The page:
Monday, May 31, 2021

More Reviews of Theater Symptoms

Natasha Randall writes: 

Musil felt strongly that the crucial function of the arts was to incite aesthetic and ethical revelation, to disrupt a widespread moral stasis: “the most meaningful moments are those wherein we are enlivened by some mysterious thought that carries us beyond ourselves and into the vastness of the universal”. But to his dismay, and hence the titular “symptoms”, Musil saw corruption in Europe’s cultural sphere in the 1920s, a commodification, sensationalism, and a diluting of culture into the “culture industry”. He writes about the distinction between “illustrative” theatre (a theatre of tropes, artificiality and mimesis) and “creative” theatre (a living drama, a singular and complex experience). Musil, ever a master of imagery, gives it to us as “the vast difference between ossification and growth”. 

Read More Here:


Ionna Kostopoula writes: 

But what does Musil diagnose exactly? The inversion of the German Symptomen-Theater into Theater Symptoms in English harks back to the genos-eidos relation: We can, on the one hand, imagine the accumulated symptoms as cases, concrete examples, and elements of dysfunctional plays, and, on the other hand, a theater of symptoms with an inherent pathology, where the roots of the problem might go deeper than they seem. This is a differentiation crucial to Musil, who sensibly reacts to the public outcry by Viennese theater directors that appeared in the newspaper Der Wiener Tag of April 20th, 1924. From their point of view, they diagnose the crisis but also see the recovery of theater. Yet they do not seem to bother seeking the cause of this crisis. In The “Decline” of the Theater (Theater Symptoms III), Musil responds with: 

    In Vienna — dependent upon the state of the market, the disastrous franc speculation, and     the like — there is suddenly a new condition, which they call the decline of the theater. I     don’t believe in it. What is remarkable about this situation is not the continuing course of     this crisis, but the circumstances surrounding its outbreak.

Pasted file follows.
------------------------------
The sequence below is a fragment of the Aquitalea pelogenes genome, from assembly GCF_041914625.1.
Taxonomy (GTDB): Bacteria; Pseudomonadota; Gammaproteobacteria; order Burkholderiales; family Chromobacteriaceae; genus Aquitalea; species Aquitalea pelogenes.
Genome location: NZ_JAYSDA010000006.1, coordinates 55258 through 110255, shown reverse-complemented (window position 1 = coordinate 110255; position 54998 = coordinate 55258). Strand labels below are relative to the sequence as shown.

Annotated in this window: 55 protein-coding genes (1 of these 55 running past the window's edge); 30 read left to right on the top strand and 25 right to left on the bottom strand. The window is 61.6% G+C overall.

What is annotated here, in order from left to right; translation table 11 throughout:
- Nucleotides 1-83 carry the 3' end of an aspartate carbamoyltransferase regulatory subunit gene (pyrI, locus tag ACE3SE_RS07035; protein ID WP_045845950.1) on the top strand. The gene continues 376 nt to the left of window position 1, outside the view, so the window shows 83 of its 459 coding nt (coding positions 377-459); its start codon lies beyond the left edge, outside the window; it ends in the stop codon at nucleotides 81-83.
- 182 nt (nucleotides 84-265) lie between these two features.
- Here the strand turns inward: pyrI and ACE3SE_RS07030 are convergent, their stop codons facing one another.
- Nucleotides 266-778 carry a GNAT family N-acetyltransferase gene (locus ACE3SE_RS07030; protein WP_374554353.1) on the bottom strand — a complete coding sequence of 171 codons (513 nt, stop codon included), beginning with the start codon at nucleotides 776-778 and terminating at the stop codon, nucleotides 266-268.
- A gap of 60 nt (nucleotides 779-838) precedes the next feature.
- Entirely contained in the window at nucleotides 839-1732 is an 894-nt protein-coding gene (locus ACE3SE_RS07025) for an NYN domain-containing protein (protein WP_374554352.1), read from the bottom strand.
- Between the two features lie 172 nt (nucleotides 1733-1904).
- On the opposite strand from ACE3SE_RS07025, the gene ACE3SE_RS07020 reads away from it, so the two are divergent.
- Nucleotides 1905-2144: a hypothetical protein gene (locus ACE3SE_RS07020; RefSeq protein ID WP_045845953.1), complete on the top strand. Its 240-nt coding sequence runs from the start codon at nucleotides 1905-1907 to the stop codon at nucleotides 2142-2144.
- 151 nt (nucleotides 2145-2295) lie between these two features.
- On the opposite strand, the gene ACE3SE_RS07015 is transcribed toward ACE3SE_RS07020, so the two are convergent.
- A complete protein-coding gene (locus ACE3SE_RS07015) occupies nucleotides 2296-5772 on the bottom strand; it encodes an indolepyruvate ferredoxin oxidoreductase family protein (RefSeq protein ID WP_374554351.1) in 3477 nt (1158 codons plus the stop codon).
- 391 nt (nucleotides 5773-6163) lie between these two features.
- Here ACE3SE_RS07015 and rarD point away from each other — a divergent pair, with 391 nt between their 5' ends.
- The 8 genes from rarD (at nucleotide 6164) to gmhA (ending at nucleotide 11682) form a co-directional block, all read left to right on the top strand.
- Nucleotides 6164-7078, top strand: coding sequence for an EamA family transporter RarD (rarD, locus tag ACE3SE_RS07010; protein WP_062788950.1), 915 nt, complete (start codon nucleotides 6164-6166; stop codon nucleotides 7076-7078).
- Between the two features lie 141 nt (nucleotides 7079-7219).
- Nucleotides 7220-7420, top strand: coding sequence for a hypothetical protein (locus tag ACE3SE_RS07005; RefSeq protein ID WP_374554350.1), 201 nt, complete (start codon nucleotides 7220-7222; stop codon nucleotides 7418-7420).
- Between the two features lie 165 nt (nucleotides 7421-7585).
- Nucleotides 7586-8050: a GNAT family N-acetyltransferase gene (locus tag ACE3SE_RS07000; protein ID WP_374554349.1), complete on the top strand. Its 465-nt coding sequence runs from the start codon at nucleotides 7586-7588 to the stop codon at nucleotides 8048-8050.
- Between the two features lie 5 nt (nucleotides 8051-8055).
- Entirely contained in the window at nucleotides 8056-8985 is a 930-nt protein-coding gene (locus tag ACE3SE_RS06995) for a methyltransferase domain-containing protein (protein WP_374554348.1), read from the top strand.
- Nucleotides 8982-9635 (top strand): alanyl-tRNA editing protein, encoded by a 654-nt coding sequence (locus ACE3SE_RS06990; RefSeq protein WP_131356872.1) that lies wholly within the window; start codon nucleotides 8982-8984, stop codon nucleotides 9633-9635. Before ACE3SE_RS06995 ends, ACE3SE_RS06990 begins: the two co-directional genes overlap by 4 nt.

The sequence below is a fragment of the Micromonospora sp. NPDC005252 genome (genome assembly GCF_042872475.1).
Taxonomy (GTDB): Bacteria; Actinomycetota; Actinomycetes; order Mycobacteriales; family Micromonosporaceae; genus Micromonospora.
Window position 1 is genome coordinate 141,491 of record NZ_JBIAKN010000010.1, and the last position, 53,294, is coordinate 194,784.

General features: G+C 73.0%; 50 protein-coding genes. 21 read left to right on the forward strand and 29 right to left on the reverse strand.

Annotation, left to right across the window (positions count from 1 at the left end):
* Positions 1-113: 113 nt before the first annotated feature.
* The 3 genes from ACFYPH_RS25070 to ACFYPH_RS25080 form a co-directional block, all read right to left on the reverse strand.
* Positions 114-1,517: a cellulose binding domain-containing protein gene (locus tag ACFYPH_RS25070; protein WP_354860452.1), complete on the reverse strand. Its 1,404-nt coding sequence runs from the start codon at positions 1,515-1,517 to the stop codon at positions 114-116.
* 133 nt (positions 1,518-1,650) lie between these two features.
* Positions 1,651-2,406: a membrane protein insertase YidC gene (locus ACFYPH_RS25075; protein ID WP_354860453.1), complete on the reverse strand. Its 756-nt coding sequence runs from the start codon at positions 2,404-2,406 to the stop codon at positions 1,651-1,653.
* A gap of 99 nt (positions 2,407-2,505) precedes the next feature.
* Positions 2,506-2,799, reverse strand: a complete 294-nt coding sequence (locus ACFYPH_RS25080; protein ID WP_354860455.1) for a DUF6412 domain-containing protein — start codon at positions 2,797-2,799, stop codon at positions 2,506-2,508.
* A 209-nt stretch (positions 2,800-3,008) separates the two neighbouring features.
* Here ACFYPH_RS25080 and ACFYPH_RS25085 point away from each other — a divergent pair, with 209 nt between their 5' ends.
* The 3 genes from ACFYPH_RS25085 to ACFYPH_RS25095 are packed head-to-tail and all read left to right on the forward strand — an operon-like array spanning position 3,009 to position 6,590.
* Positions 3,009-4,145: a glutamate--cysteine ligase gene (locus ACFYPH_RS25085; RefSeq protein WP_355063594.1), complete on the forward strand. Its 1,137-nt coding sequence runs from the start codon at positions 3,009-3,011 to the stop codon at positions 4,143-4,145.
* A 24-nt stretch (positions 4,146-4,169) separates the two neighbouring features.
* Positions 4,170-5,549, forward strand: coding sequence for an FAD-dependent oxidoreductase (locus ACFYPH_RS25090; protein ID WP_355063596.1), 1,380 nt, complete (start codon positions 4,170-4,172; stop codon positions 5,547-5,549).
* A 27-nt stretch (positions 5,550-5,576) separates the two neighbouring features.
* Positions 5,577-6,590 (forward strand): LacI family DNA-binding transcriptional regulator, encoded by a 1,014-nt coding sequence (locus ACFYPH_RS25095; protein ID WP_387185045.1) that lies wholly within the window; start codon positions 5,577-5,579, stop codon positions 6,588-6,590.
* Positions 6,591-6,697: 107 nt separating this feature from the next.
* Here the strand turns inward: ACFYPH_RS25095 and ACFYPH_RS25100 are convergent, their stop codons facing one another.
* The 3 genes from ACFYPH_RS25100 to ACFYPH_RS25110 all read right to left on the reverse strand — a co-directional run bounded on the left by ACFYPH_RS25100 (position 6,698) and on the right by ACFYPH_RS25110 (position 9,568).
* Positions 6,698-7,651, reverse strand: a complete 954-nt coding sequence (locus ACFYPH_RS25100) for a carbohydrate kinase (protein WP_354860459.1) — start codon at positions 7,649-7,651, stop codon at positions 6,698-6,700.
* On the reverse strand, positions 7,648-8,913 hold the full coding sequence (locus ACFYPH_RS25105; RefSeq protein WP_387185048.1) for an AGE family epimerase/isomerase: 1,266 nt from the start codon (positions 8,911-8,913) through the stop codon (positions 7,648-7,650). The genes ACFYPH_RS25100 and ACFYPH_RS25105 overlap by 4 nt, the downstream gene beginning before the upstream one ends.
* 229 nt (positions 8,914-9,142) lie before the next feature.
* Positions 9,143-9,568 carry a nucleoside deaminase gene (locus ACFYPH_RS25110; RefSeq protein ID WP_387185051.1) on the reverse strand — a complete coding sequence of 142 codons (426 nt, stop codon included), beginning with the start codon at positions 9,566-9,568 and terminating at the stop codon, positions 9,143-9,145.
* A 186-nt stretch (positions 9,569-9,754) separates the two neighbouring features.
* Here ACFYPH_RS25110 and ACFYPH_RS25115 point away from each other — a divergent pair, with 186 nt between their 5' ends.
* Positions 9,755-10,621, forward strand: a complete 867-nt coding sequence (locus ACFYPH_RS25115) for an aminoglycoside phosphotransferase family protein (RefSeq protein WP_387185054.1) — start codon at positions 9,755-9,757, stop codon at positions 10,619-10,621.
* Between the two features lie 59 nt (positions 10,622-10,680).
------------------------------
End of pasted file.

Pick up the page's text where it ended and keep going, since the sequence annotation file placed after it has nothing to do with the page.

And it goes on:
Read More Here:


Maura Del Serra writes:

Questo terzo volume degli scritti completi del grande romanziere, drammaturgo, critico e saggista austriaco (1880-1942), esponente di punta del modernismo europeo, curata e tradotta in inglese con appassionata e documentata fedeltà dalla studiosa Genese Grill per la raffinata ed eclettica Contra Mundum Press, costituisce un prezioso contributo alla conoscenza dell’articolata e poliedrica opera di Musil. Un prezioso longseller non solo per la koinè anglofona – genetica od acquisita – del nostro mondo culturale globalizzato, ma, in primis, per i cultori europei ed italiani dell’alta letteratura, filosofia, drammaturgia e saggistica moderna, nei suoi fondamenti etici, espressivi e stilistici.

Read More Here:


Thursday, January 28, 2021

David Auerbach's Review of Theater Symptoms in The LA Review of Books

"THEATER SYMPTOMS: Plays and Writings on Drama is the mother lode for Robert Musil aficionados, a vital piece of the author’s canon. Containing the major play The Utopians, other dramatic material and fragments, and Musil’s theater criticism, much of it translated into English for the first time, this anthology shows Musil to be a writer of far greater range than is often assumed.

Musil was likely the most sheerly intelligent of modernist writers (which is not to say the most talented). His work entrances with its combination of rigor and passion (“precision and soul,” as he put it), yet it is also marked by significant lacunae. His magnum opus The Man Without Qualities, two sections of which were published in 1930 and 1933, was left unfinished at the author’s death in 1942. How to square that massive achievement with Musil’s equally brilliant, but radically different, earlier works, such as The Confusions of Young Törless (1906), a novella, or Unions (1911), a collection of stories? Above all, how to reconcile Musil’s deep engagement with sociological and political theorizing with his spiritual and aesthetic yearnings? Most of Musil’s contemporaries fell on one side or the other of this dichotomy: Hermann Broch tended toward the sociological, for example, while Thomas Mann embraced the aesthetic. Musil is one of the very few to have attempted to straddle this line, and for that reason alone his work is immensely valuable."



Tuesday, December 8, 2020

Publication Day Interview and Special Discount Purchase Rate: Theater Symptoms: Plays and Writings on Drama

 It's publication day for Theater Symptoms: Plays and Writings on Drama, so here is an interview about translating the book:


Also, Contra Mundum Press is offering a 23% off special until December 17th if you buy both Theater Symptoms and Unions. You can get them both for $40. flat by sending money through Paypal at info@contramundum.net

Visit Contra Mundum's web site for other delicious books to order! https://www.contramundumpress.com/